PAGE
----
The Making of the Ideals That Rule Israel:
The Faith of Labor's Founding Fathers
Whenever Prime Minister David Ben Gurion made a characteristically impulsive statement that embarrassed Israeli relations with American Zionists or non-Zionists, or drew fire from Mapam snipers in the Histadrut, Israeli Laborites used to tell you: “Berl alone could have restrained him, because not even he dared dispute Berl’s authority too often.” And Ben Gurion himself may have missed Berl’s advice as he weighed his decision to retire from the tumult of politics to the austere calm of Sdeh Boker.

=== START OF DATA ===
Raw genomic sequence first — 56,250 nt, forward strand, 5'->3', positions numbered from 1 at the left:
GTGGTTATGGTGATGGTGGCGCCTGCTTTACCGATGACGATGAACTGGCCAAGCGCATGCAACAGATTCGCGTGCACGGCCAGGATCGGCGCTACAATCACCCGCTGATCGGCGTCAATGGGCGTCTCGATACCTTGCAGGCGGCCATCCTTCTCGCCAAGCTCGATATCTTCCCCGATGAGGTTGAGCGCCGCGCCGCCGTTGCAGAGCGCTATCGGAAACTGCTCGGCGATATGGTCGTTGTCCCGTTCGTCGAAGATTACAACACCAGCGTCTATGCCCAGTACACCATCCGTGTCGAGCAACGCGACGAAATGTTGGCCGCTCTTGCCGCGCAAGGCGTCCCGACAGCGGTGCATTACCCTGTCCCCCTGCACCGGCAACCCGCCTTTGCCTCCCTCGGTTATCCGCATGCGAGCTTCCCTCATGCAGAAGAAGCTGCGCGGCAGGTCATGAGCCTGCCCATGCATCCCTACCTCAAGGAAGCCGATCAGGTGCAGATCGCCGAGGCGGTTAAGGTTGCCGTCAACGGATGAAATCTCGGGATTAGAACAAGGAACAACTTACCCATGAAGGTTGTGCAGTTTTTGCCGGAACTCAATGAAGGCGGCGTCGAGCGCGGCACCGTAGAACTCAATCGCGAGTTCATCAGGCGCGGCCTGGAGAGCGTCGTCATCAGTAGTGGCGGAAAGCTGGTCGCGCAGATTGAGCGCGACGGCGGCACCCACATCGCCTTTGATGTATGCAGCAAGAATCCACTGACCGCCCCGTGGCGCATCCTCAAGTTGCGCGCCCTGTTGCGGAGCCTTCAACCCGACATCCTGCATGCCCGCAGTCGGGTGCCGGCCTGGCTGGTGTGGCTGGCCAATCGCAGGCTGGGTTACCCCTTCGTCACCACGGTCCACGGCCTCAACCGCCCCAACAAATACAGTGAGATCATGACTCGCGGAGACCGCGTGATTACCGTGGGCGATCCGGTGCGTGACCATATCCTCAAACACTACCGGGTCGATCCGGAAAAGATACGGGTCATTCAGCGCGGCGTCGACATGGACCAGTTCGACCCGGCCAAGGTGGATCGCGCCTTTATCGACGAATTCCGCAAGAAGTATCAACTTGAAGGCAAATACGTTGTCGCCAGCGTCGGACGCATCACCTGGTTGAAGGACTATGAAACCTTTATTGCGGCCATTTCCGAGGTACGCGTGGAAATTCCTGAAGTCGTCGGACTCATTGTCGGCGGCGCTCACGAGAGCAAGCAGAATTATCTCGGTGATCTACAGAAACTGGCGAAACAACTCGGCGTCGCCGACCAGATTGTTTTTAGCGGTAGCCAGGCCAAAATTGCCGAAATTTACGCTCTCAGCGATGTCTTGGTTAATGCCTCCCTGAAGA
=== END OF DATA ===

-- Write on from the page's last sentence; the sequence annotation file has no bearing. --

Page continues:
From the very first, Ben Gurion made his name among Palestine’s Labor Zionists as a vigorous organizer, hard bargainer, aggressive polemicist, and resolute politician. But he had his peers in these respects. What marked him out was that he was a bit more single-minded and opinionated than the others. He was less well known abroad than some among his rivals, but he had, and still has, an uncanny instinct for grass-roots feeling at home. In the old days it wasn’t generally known that he read Greek, nor had he yet begun to challenge rabbis with quotations from the Sacred Books or hand out advice to writers and painters. At that time, between the early 1920′s and the end of the Hitler war, labor in Palestine had only one intellectual leader and spiritual counsellor, and he was Berl Katznelson.
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